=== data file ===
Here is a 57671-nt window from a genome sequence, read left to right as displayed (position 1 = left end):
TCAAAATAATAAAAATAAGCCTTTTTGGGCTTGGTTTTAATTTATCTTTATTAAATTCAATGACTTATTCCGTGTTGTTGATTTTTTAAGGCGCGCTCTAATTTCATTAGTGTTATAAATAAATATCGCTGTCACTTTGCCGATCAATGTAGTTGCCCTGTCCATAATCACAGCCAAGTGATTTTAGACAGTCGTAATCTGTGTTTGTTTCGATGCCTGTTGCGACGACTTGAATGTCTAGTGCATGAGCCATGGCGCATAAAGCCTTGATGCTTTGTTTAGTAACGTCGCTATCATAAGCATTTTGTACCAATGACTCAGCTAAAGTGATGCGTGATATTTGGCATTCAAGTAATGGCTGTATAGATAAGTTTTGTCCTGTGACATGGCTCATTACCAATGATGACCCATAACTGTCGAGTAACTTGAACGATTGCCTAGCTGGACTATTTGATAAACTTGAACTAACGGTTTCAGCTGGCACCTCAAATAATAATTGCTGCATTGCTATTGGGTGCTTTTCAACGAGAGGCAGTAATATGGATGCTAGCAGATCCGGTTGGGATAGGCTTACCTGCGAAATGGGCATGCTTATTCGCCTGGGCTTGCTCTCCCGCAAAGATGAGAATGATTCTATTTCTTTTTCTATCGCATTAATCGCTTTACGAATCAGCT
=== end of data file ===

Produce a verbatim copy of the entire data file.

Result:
Here is a 57671-nt window from a genome sequence, read left to right as displayed (position 1 = left end):
TCAAAATAATAAAAATAAGCCTTTTTGGGCTTGGTTTTAATTTATCTTTATTAAATTCAATGACTTATTCCGTGTTGTTGATTTTTTAAGGCGCGCTCTAATTTCATTAGTGTTATAAATAAATATCGCTGTCACTTTGCCGATCAATGTAGTTGCCCTGTCCATAATCACAGCCAAGTGATTTTAGACAGTCGTAATCTGTGTTTGTTTCGATGCCTGTTGCGACGACTTGAATGTCTAGTGCATGAGCCATGGCGCATAAAGCCTTGATGCTTTGTTTAGTAACGTCGCTATCATAAGCATTTTGTACCAATGACTCAGCTAAAGTGATGCGTGATATTTGGCATTCAAGTAATGGCTGTATAGATAAGTTTTGTCCTGTGACATGGCTCATTACCAATGATGACCCATAACTGTCGAGTAACTTGAACGATTGCCTAGCTGGACTATTTGATAAACTTGAACTAACGGTTTCAGCTGGCACCTCAAATAATAATTGCTGCATTGCTATTGGGTGCTTTTCAACGAGAGGCAGTAATATGGATGCTAGCAGATCCGGTTGGGATAGGCTTACCTGCGAAATGGGCATGCTTATTCGCCTGGGCTTGCTCTCCCGCAAAGATGAGAATGATTCTATTTCTTTTTCTATCGCATTAATCGCTTTACGAATCAGCT